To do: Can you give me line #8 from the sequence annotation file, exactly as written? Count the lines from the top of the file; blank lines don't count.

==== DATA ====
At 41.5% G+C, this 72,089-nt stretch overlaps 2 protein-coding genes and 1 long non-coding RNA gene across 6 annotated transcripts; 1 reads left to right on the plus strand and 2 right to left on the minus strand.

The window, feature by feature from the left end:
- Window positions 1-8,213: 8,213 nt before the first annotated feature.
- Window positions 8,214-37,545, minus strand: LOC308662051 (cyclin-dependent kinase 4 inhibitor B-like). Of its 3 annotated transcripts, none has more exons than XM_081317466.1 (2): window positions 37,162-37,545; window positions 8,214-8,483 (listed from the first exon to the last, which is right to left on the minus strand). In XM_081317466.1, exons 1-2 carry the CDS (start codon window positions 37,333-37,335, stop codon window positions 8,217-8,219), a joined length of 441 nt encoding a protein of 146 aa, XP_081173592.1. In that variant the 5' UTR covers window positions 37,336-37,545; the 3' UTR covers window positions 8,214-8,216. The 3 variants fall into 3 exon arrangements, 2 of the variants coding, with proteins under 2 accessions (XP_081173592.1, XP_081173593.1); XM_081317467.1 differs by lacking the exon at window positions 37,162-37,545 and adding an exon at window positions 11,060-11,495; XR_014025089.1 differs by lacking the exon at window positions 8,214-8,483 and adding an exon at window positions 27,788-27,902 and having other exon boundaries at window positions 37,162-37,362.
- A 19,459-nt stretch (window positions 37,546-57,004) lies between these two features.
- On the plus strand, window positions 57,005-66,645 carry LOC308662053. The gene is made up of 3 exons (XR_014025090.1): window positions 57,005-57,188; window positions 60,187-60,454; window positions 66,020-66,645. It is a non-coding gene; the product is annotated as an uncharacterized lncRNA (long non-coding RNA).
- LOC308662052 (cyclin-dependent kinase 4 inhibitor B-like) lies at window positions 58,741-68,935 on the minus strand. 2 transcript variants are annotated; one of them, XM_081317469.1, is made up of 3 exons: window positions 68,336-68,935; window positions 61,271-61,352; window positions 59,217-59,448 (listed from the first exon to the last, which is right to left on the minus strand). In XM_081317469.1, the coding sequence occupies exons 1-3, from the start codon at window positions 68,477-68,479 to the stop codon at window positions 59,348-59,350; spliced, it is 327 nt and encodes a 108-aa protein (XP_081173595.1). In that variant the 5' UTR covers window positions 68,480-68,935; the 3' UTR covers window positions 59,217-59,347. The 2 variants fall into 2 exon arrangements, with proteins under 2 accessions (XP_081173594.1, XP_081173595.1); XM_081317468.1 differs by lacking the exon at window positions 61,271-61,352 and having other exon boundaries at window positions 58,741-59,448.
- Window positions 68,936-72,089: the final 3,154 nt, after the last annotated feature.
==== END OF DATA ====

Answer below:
- Window positions 68,936-72,089: the final 3,154 nt, after the last annotated feature.